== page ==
It’s a philosophical question that’s worth asking in South Africa because it goes to the heart of whether power is being held to account in our country, and by whom.
Today, with your permission, I’d like to offer a slight variation of that age-old maxim by posing a question that’s relevant to all South Africans concerned about the state of our constitutional democracy.
Who will protect the public from the public protector herself?
The incumbent, Busisiwe Mkhwebane, is arguably the worst we’ve had since the “de-apartheidisation” of South Africa 24 years ago.
Granted, it wasn’t going to be easy taking over from the widely respected Thuli Madonsela, who set the bar quite high with her courageous and relentless pursuit of the truth. Madonsela clearly understood her mandate and was afraid of no one, not even the man who appointed her - former president Jacob Zuma.
With Mkhwebane, however, there are grave concerns about her role and understanding of her mandate and her own jurisdiction.
Ever since taking office just under two years ago, she has been stepping on legal and political landmines that she herself appears to have planted, sometimes with rather explosive consequences.
For instance, what was she thinking when she issued a report last June recommending that the Special Investigating Unit recover more than R1billion from Absa for an apartheid-era bailout from the South African Reserve Bank?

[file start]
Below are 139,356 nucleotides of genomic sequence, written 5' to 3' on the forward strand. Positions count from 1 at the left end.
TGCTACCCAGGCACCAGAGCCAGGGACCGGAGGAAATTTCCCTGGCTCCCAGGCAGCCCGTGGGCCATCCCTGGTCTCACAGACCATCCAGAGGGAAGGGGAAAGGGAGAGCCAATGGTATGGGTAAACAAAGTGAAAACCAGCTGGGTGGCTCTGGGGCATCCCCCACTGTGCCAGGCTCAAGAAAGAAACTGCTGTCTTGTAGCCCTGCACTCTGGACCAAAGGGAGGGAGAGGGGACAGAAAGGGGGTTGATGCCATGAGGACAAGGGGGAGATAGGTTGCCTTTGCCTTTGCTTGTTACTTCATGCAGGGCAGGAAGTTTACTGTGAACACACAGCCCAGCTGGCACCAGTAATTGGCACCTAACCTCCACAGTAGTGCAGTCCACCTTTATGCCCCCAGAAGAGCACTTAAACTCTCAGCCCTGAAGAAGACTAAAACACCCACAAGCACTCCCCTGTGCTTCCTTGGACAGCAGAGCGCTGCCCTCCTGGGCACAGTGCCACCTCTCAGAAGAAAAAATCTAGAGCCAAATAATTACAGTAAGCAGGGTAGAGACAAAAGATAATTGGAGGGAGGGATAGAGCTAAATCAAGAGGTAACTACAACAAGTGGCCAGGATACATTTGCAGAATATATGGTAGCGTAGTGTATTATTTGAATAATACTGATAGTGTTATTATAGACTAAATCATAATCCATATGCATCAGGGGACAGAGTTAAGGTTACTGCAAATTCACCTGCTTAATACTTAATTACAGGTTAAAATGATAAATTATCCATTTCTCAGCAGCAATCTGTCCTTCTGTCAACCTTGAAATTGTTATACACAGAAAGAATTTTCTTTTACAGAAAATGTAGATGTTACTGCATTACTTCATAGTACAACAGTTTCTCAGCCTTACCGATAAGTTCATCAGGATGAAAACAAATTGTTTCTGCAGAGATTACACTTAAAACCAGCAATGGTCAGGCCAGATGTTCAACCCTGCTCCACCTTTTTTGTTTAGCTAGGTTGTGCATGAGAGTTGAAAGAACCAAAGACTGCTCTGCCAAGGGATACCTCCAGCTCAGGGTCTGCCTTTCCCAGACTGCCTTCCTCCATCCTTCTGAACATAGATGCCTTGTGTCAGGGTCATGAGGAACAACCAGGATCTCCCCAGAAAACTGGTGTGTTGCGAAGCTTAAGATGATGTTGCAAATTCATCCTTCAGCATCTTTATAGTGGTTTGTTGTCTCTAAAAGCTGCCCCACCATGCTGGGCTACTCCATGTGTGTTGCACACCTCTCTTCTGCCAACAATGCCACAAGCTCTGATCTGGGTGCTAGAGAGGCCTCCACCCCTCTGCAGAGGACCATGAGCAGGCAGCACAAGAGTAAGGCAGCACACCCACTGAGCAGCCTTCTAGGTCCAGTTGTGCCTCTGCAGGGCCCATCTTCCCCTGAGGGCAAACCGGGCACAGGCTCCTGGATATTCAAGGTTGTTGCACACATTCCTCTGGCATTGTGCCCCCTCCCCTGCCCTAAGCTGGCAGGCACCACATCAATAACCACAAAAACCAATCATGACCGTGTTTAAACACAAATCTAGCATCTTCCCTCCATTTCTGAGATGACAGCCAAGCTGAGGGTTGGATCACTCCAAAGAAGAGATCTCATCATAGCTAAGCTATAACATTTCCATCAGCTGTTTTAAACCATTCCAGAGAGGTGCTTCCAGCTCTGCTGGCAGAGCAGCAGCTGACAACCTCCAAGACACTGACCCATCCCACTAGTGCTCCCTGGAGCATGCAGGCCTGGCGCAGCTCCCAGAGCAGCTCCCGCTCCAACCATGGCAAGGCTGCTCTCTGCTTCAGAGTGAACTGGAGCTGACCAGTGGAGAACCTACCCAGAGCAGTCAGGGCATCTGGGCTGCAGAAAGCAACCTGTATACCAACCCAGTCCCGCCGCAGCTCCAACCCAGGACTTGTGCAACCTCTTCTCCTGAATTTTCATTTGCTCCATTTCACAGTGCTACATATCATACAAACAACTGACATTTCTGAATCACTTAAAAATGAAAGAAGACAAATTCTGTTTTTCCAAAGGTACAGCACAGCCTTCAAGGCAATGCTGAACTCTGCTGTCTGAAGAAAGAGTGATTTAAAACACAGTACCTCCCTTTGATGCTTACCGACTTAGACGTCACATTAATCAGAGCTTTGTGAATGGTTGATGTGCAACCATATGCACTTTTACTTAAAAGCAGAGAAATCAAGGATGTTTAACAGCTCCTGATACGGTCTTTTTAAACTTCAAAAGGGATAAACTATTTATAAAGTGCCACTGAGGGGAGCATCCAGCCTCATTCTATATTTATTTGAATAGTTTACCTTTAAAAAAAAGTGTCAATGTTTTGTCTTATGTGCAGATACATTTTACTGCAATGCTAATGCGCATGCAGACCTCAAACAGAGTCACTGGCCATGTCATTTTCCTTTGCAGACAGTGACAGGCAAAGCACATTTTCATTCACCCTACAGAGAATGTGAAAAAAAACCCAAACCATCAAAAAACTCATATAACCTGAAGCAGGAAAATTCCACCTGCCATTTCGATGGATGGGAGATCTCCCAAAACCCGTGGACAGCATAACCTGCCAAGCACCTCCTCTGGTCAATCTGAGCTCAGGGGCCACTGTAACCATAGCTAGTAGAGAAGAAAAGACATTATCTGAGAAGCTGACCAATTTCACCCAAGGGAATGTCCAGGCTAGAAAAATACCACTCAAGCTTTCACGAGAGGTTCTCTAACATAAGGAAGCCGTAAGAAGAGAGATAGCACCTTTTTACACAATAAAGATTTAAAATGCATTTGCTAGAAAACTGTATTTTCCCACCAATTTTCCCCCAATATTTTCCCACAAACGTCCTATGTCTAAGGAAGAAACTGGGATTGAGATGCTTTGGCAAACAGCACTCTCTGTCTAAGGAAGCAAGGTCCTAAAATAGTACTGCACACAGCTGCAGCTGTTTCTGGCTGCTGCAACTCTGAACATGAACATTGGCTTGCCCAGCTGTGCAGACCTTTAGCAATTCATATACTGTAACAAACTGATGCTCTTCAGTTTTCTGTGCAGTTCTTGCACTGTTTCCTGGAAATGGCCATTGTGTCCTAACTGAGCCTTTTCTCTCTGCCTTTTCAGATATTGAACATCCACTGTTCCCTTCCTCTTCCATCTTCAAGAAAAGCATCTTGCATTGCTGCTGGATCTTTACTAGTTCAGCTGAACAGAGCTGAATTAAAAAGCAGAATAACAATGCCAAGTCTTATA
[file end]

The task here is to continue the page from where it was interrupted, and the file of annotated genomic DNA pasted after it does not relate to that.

As we all now know, the North Gauteng High Court set aside Mkhwebane’s remedial action and ordered her to personally pay part of the legal costs involved.
Later, in an apparent rush of blood to her head, she also recommended the constitution be amended to change the mandate of the Reserve Bank to keep inflation in check.
This recommendation too was set aside, costing her office even more millions in legal costs.
And questions continue to be asked about her dubious handling of the Estina dairy farm report in which millions meant for poor farmers in the Free State were passed on to the notorious Gupta family.
Why did she let prominent politicians like former Free State premier Ace Magashule and former minerals resources minister Mosebenzi Zwane - both ardent loyalists of former president Zuma - off the hook in that report?
Mkhwebane is obviously a busy person, her office having received over 25000 complaints so far, of which, she says, 21000 have been finalised.
But with so much on her plate, can someone please tell me why she even bothered to take up the issue of Western Cape premier Helen Zille’s silly tweet about colonialism?
Surely there are bigger fish to fry. If this goes on, South Africans may soon have to apply for a protection order against the protector.
* The views expressed here are not necessarily those of Independent Media.